Miscellaneous Aspects and Concluding Remarks

External flash-based devices that support UASP fully can translate the SCSI UNMAP command to TRIM commands for the controller connected to the internal SSD. We already saw that the SC660 and SV620 do not support the NCQ feature of UASP. But, it is still worthwhile to check if the TRIM command is passed through the bridge chip. We already know from our evaluation of the Satechi USB 3.1 Gen 2 Type-C enclosure that the VIA Labs VL716 is capable of passing TRIM commands downstream. We expected no trouble with the SE730 on this front, but, it was worth testing out.

Checking for TRIM support has been a bit tricky so far. CyberShadow's trimcheck is a quick tool to get the status of TRIM support. However, it presents a couple of challenges: it sometimes returns INDETERMINATE after processing, and, in case TRIM comes back as NOT WORKING or not kicked in yet, it is not clear whether the blame lies with the OS / file system or the storage controller / bridge chip or the SSD itself. In order to get a clear idea, our TRIM check routine adopts the following strategy:

  1. Format the SSD in NTFS
  2. Load the trimcheck program into it and execute
  3. Use the PowerShell command Optimize-Volume -DriveLetter Z -ReTrim -Verbose (assuming that the drive connected to the storage bridge is mounted with the drive letter Z)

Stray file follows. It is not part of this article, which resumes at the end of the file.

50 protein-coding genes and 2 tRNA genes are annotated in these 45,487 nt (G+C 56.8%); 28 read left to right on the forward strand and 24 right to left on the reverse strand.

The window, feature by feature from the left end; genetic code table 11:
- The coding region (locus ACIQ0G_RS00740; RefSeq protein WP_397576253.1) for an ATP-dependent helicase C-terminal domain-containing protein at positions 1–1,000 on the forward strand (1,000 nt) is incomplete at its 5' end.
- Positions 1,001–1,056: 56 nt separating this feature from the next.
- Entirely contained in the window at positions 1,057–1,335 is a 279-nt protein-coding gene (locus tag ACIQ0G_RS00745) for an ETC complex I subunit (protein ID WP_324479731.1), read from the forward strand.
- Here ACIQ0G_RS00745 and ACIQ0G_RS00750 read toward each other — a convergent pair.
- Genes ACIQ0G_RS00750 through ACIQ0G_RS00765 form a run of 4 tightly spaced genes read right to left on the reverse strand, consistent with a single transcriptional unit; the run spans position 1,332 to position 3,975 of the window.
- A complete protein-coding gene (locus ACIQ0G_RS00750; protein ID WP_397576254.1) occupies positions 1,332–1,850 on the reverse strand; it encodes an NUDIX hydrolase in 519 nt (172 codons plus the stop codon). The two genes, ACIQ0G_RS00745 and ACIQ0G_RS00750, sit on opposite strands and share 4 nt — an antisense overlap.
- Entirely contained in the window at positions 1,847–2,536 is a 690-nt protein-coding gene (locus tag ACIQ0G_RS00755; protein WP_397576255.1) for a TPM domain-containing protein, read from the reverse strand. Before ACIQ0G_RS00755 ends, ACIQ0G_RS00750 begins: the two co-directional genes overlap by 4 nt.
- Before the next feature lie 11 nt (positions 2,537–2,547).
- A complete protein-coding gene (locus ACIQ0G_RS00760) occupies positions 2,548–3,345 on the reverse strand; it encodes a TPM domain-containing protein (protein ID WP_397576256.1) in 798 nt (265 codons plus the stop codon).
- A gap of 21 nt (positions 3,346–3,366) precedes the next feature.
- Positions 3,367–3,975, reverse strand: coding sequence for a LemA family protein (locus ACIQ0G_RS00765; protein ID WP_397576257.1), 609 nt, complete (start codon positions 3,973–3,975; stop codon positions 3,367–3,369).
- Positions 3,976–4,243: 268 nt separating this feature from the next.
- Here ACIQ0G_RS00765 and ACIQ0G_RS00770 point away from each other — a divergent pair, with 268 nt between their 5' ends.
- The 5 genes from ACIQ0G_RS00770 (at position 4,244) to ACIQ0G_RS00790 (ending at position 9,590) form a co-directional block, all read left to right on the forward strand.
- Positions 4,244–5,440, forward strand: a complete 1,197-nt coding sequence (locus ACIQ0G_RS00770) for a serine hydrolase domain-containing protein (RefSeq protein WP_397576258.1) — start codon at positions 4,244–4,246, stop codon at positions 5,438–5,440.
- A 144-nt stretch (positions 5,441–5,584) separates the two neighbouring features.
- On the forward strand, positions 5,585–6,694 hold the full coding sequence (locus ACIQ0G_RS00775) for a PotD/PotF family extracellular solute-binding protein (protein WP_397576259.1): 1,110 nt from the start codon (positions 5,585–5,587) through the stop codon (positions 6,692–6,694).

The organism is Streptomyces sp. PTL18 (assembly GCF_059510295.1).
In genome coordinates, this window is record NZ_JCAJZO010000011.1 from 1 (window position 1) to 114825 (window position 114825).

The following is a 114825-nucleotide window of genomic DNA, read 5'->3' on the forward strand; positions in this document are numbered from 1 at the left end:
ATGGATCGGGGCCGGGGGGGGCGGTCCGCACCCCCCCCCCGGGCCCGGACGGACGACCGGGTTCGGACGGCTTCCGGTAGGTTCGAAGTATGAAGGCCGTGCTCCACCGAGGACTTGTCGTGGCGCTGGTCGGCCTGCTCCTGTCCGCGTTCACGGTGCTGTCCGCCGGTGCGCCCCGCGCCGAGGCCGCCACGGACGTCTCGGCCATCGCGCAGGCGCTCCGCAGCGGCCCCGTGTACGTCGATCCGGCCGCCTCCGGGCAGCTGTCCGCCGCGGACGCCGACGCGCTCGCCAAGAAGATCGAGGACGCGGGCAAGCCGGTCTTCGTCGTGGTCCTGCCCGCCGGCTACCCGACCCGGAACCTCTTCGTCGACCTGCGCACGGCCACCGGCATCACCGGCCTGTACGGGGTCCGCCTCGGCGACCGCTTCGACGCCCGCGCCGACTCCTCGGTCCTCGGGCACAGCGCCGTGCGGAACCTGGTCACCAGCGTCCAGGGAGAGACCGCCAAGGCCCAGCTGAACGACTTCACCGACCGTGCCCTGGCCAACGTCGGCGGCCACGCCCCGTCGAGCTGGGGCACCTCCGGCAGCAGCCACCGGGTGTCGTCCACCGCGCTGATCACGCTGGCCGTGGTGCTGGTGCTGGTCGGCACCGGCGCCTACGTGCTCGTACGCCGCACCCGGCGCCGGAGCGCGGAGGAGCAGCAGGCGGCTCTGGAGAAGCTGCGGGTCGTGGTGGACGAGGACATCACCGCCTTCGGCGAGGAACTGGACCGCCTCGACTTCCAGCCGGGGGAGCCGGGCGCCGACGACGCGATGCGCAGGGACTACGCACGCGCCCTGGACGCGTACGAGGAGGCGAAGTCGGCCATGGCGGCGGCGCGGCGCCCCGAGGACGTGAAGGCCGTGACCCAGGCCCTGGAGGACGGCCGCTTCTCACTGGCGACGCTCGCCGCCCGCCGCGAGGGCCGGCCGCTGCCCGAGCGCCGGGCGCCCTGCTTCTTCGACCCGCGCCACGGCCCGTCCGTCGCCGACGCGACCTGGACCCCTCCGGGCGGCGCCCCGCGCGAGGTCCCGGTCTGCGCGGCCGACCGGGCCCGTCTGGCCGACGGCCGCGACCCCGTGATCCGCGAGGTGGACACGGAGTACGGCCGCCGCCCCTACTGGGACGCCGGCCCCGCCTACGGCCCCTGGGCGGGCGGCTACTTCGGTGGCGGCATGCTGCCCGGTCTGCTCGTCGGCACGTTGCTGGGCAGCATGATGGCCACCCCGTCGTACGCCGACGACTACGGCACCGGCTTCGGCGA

4. Re-execute trimcheck to determine status report

Conclusions can be made based on the results from the last two steps.

All the three external SSDs have no problems in supporting TRIM commands from the OS.

ADATA has been in the SSD market for quite some time, and it is good to see them come out with options for the external high-performance USB flash storage devices market. The SE730 is a very compelling product with the right mixture of features for its price. It is both dust and water-proof, uses MLC flash, has consistent performance and comes with TRIM support. The only other sturdy external SSD that we have evaluated before - the SanDisk Extreme 510 - came with an IP55 rating (compared to the IP68 of the ADATA SE730), and had trouble with thermal throttling under sustained traffic. The ADATA SE730 has no such issues. We have no reservations in recommending the SE730 to consumers looking for a compact, sturdy and durable external SSD.

Things are a bit different on the SV620 / SC660 front. The SLC caching scheme may work great for the internal drive usage patterns of the average consumer, but, it is not a good for write-intensive direct-attached storage workloads. The two external SSDs are meant to be affordable options, and as long as the end user understands the constraints involved (suitability for read-intensive usage patterns), they could turn out to be good value for the money. The performance consistency issue for write workloads prevents us from giving an unqualified recommendation for the SV620 and SC660.

The final aspect being considered today is the pricing. We find that the SE730 carries a bit of a premium (almost US $0.50 per GB), but the SV620 480GB version is almost as cheap as a thumb drive in terms of cost per GB. The SE730 250GB has a street price of $120, while the SV620 480GB version comes in at $135. The SC660 240GB version reviewed in this article has a street price of $90.

Price per GB

All said, the three external SSDs from ADATA form an interesting trio and target different price points and usage scenarios. We have no qualms in recommending the SE730, while the SC660 and SV620 are to be considered only after a careful understanding of the trade-offs involved.